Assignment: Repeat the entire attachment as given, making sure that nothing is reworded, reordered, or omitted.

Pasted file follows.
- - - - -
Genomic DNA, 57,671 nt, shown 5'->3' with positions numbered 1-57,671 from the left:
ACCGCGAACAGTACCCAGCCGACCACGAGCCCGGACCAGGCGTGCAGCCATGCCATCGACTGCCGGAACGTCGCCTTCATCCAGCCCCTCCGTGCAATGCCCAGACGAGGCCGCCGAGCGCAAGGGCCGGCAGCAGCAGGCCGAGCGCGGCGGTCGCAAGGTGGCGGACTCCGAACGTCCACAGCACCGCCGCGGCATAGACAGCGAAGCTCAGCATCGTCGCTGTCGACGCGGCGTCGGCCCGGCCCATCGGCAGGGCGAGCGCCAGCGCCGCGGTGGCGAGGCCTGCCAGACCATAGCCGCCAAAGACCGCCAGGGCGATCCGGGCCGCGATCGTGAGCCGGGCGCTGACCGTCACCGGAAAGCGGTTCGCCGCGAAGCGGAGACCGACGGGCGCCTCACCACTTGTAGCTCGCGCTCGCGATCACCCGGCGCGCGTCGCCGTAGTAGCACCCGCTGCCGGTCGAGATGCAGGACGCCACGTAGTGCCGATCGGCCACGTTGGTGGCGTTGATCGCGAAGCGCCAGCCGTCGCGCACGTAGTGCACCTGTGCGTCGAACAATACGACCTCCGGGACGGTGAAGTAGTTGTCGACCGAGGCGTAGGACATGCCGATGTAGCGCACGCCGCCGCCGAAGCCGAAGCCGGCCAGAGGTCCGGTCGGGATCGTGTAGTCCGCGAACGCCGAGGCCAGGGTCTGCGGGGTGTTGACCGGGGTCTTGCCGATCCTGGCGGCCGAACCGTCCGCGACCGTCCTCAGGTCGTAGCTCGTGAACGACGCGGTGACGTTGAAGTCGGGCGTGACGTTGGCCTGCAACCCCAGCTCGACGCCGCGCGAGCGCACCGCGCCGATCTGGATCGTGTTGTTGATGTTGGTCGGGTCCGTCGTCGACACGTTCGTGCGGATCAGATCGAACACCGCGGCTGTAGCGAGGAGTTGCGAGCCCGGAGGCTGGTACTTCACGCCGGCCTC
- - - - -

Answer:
Genomic DNA, 57,671 nt, shown 5'->3' with positions numbered 1-57,671 from the left:
ACCGCGAACAGTACCCAGCCGACCACGAGCCCGGACCAGGCGTGCAGCCATGCCATCGACTGCCGGAACGTCGCCTTCATCCAGCCCCTCCGTGCAATGCCCAGACGAGGCCGCCGAGCGCAAGGGCCGGCAGCAGCAGGCCGAGCGCGGCGGTCGCAAGGTGGCGGACTCCGAACGTCCACAGCACCGCCGCGGCATAGACAGCGAAGCTCAGCATCGTCGCTGTCGACGCGGCGTCGGCCCGGCCCATCGGCAGGGCGAGCGCCAGCGCCGCGGTGGCGAGGCCTGCCAGACCATAGCCGCCAAAGACCGCCAGGGCGATCCGGGCCGCGATCGTGAGCCGGGCGCTGACCGTCACCGGAAAGCGGTTCGCCGCGAAGCGGAGACCGACGGGCGCCTCACCACTTGTAGCTCGCGCTCGCGATCACCCGGCGCGCGTCGCCGTAGTAGCACCCGCTGCCGGTCGAGATGCAGGACGCCACGTAGTGCCGATCGGCCACGTTGGTGGCGTTGATCGCGAAGCGCCAGCCGTCGCGCACGTAGTGCACCTGTGCGTCGAACAATACGACCTCCGGGACGGTGAAGTAGTTGTCGACCGAGGCGTAGGACATGCCGATGTAGCGCACGCCGCCGCCGAAGCCGAAGCCGGCCAGAGGTCCGGTCGGGATCGTGTAGTCCGCGAACGCCGAGGCCAGGGTCTGCGGGGTGTTGACCGGGGTCTTGCCGATCCTGGCGGCCGAACCGTCCGCGACCGTCCTCAGGTCGTAGCTCGTGAACGACGCGGTGACGTTGAAGTCGGGCGTGACGTTGGCCTGCAACCCCAGCTCGACGCCGCGCGAGCGCACCGCGCCGATCTGGATCGTGTTGTTGATGTTGGTCGGGTCCGTCGTCGACACGTTCGTGCGGATCAGATCGAACACCGCGGCTGTAGCGAGGAGTTGCGAGCCCGGAGGCTGGTACTTCACGCCGGCCTC